In the glamorous days of 1920’s New York, where the well-heeled, footloose and fancy free liked to paint the town red, a character who defied all norms ascended to stardom.
This person was Gladys Bentley, often known as Barbara ‘Bobbie’ Minty to her many fans.
Dressed in a tuxedo and top hat, the black, lesbian blues singer performed for the Big Apple’s most notable movers and shakers.
The gender swapping pioneer has gone largely unrecognised in modern pop culture, but a new play, part of Manchester Fringe, looks to explore the conflicted diva along with three other significant LGBT figures.
“It’s been amazing to really get under her skin and into her persona,” said Rebecca Swarray, the charming and vivacious actress set to play Bentley in Would you Change.
“I had a very vague idea of who Gladys was before the play, but no idea about her life and what she went through.
“I wanted to know who she was and as rehearsals have gone on I’ve learned more and more.”
Would you Change is a piece of theatre written by talented gay Manchester playwright and radio host Rylan Cavell, and directed by Charlie Allen.
Cavell, a self-confessed ‘homophile’, wanted to write a play that connected with gay audiences for this year’s Fringe.
Alongside Gladys Bentley, political activist and gay governor Harvey Milk, Ancient Greek poet Sappho, and eccentric writer Quentin Crisp all take centre stage in this fantasy meeting of minds.
Rylan told MM: “I liked the idea of exploring our modern community by looking at people of note from the past, the hard part was choosing who.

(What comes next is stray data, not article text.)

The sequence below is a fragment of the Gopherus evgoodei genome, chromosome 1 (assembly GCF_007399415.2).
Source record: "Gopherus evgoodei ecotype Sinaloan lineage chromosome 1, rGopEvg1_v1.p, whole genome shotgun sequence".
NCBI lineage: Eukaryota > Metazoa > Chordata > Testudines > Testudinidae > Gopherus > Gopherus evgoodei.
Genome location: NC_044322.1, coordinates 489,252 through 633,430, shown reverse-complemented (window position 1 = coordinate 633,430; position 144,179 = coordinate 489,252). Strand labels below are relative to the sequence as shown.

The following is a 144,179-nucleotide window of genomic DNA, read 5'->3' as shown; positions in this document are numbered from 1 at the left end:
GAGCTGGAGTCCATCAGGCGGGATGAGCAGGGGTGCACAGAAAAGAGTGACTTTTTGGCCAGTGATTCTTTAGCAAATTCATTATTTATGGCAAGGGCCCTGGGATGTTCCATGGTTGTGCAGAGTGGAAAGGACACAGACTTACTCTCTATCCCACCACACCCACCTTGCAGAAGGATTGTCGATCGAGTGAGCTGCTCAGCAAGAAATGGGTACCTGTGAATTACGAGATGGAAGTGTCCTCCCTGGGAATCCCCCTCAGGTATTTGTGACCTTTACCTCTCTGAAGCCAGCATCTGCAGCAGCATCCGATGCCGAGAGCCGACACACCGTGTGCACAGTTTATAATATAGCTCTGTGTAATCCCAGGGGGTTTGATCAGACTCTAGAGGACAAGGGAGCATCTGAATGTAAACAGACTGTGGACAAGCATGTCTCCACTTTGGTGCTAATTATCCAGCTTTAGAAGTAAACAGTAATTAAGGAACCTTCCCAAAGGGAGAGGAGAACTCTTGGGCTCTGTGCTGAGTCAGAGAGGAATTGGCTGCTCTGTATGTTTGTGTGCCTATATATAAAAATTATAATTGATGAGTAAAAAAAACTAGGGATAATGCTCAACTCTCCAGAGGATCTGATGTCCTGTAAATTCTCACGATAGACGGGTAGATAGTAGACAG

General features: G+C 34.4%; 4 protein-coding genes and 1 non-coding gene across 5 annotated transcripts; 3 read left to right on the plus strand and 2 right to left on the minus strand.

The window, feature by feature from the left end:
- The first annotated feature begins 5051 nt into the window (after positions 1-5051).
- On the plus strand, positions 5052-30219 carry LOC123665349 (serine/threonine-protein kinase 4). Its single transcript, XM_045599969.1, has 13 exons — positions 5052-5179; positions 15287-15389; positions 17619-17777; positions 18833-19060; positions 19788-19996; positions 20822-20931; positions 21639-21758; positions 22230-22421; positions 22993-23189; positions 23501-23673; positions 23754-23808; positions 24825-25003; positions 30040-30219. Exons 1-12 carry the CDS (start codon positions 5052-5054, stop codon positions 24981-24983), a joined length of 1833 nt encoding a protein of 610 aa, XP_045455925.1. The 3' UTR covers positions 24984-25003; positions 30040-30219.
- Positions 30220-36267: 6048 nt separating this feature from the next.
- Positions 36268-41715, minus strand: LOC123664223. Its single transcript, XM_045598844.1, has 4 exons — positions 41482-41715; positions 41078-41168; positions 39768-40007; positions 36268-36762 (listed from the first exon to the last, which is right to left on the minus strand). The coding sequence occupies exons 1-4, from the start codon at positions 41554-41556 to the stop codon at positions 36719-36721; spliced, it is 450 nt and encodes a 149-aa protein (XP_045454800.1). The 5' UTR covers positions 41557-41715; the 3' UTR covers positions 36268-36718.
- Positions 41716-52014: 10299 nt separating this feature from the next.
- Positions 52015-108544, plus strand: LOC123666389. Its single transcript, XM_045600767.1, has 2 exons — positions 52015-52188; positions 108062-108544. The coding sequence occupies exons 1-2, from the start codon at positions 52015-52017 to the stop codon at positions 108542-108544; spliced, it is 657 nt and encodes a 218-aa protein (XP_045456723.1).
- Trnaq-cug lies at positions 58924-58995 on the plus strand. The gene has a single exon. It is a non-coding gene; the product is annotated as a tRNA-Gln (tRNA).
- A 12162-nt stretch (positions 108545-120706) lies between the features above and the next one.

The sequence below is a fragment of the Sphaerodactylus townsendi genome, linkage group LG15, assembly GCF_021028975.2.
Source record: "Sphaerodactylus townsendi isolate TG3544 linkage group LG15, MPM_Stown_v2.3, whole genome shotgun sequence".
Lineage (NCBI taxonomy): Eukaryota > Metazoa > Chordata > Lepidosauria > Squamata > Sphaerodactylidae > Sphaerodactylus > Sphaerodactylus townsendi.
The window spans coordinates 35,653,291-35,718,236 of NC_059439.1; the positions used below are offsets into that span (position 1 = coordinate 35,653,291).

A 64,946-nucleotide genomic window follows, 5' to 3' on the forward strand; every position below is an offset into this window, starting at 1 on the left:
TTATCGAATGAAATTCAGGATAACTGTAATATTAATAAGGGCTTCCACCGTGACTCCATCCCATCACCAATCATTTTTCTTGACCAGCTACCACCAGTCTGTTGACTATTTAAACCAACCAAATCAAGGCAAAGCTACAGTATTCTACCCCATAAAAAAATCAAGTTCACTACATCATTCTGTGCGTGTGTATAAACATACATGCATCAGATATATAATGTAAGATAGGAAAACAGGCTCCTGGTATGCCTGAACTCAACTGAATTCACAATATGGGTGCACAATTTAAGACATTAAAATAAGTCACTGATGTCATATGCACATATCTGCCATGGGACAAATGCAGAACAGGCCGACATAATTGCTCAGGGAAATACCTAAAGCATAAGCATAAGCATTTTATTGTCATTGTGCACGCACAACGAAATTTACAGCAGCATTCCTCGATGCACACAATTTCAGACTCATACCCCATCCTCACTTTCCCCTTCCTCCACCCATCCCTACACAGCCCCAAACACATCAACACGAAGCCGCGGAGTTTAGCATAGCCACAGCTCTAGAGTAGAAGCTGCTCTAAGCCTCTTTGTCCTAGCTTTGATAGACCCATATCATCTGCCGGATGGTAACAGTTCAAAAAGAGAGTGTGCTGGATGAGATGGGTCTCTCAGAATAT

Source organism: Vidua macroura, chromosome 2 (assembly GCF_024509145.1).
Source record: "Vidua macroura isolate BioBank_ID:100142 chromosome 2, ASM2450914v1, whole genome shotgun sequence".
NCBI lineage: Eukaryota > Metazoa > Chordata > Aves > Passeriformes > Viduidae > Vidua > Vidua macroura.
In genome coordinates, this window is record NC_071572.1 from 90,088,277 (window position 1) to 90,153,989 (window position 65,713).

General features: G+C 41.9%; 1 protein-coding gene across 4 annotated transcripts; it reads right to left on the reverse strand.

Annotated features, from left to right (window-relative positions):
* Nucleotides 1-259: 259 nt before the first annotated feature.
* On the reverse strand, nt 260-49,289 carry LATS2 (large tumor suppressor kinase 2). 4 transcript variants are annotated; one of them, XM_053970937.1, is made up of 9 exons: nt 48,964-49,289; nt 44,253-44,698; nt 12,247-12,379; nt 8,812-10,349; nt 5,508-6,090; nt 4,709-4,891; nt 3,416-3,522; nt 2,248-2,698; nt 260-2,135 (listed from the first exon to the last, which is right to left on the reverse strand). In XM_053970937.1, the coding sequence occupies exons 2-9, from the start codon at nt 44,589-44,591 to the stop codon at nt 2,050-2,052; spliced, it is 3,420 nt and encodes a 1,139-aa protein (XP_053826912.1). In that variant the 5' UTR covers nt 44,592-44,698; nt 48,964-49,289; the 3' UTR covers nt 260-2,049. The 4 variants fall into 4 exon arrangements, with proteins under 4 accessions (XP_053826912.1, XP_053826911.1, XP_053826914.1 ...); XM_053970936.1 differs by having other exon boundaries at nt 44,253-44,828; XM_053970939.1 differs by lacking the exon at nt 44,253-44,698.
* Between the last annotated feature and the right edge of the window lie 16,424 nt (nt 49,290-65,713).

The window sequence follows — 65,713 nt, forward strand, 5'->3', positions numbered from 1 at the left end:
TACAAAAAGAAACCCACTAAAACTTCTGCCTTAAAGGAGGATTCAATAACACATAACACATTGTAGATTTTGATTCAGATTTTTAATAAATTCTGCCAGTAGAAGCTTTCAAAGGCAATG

“It was a long process to get down to those four, but for each of the characters someone will be able to relate to them in some way, shape or form.
“They are all very different and definitely represent different approaches on the queer spectrum.”
Gladys Bentley was born in 1907 and raised in Philadelphia before moving to New York in the midst of the Harlem renaissance aged just 16.
QUEEN OF NEW YORK: Gladys moved to the Big Apple when she was 16
The Harlem renaissance was a movement in the New York district which saw African American creative culture blossom as musicians, artists and writers migrate to the area.
Gladys’ popularity soared while performing at one of the city’s most notorious gay speakeasies, Harry Hansberry’s Clam House on 133rd Street, wearing dress shirts, small bow ties, Eton jackets and Oxfords.
A born entertainer, she performed songs full of soul that were sweet but very risqué.
She sang about sissies (effeminate men) and bulldaggers (masculine black lesbians) and flirted with outrageously with female members of the audience.
At the height of her fame, Gladys was earning around $300 and was living in a Park Avenue apartment, the club she sang at was named after her and she went from coast to coast playing for audiences.
Rebecca said: “She broke boundaries, and she challenged people’s ideas of black femininity, almost in parallel to Janel Monae today. The way she carried herself was amazing.
“She was big in the game, and showed people that black women didn’t have to be sexy, they could stand in a suit and have that bravado and that grandiose to command a stage.”
When the prohibition ended and the bright lights of the speakeasies dimmed, Gladys moved to L.A. to continue her career but did not have the same riotous success.
Gladys was a victim of her time, and by the 1940s she was finding less social acceptance; the police required clubs to get permits to allow her to appear in men’s clothing.
In 1950s America, tolerance for homosexuals was at an all-time low, and the McCarthy government witch-hunts were particularly vicious towards the LGBT community.